CAVUTO: Yes, to be fair to the president, I'm glad you mentioned that, sir. He was going on that information. He can't know every city and town.

MARGO: Right. Right.

CAVUTO: But why overhype it, then? If it works, great, to your -- you're grateful it's there. But it didn't alter the crime landscape.

MARGO: No, sir, it didn't.

It had -- we were, I think, the number two or number three safest city before the fence went up. And then we progressed into number one. I mean, it was -- we were significantly low on crime to begin with and always have been.

We have been tainted somewhat by the perception of Juarez, Mexico, when they were going their -- in the early part of the 2000s and '6 and '7 and '8 maybe when they were having their drug wars and the cartels were fighting it out.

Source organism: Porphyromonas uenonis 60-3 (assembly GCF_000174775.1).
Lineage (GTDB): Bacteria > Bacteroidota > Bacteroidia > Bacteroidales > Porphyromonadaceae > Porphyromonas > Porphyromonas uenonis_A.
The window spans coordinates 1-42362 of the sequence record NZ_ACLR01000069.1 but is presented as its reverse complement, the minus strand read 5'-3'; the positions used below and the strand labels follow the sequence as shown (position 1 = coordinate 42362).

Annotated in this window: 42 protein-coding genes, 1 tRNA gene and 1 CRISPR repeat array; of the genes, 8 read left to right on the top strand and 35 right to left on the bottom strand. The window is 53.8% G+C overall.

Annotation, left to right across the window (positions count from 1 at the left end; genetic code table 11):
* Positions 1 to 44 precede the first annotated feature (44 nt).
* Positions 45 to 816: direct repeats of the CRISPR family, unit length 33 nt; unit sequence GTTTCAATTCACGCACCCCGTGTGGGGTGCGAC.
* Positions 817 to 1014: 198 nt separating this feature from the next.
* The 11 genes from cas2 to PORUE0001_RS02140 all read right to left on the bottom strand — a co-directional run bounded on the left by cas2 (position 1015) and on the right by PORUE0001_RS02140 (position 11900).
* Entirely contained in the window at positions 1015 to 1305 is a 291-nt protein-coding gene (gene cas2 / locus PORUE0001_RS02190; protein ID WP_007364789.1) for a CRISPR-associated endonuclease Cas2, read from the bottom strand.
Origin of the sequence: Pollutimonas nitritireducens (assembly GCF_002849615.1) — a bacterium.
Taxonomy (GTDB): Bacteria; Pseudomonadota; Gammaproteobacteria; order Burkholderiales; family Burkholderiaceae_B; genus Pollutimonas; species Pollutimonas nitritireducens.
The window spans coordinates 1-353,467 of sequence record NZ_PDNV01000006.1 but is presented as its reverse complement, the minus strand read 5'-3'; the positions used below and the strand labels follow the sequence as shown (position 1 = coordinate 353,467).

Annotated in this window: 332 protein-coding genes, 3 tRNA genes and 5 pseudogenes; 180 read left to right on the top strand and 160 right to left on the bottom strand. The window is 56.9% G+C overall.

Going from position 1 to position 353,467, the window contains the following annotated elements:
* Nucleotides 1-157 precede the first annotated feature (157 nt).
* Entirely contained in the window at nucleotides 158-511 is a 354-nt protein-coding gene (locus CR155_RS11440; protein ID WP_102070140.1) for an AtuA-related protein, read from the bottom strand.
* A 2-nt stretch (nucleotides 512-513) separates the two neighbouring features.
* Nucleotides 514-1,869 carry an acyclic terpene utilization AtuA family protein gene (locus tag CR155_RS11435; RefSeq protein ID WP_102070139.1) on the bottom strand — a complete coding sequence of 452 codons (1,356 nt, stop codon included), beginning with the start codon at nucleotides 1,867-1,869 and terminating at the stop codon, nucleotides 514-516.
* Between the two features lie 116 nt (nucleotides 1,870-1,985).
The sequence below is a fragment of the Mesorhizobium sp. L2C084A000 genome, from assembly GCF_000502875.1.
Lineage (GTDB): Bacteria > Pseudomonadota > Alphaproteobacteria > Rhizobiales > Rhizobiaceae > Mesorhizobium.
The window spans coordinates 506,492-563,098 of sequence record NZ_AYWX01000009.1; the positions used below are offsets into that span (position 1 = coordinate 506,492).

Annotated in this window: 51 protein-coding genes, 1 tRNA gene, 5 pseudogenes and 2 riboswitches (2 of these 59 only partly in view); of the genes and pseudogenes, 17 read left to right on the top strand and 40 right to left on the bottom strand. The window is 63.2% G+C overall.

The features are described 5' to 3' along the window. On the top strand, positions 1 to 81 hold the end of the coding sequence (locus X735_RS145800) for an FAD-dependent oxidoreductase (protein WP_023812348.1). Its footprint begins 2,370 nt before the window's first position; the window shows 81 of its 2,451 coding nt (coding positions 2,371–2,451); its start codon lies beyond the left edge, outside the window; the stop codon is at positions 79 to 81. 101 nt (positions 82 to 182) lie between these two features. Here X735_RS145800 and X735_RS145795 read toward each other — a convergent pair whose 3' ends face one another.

But we were never tainted with that. We were never involved in that.

CAVUTO: Mayor, thank you very much.

It's a beautiful city. I love its positioning too, because it's like next to everybody, but very good having you, sir. Appreciate it.

MARGO: Thank you, Neil. It's a pleasure being here.

CAVUTO: All right.

In the meantime, the Democratic field is growing and growing and growing. And the one common theme they have is obviously attacking the president, but there is something else that might boomerang on them that could help the president -- after this.


CAVUTO: All right, 712, that's the number of Democrats who are running for president. No, it seems like.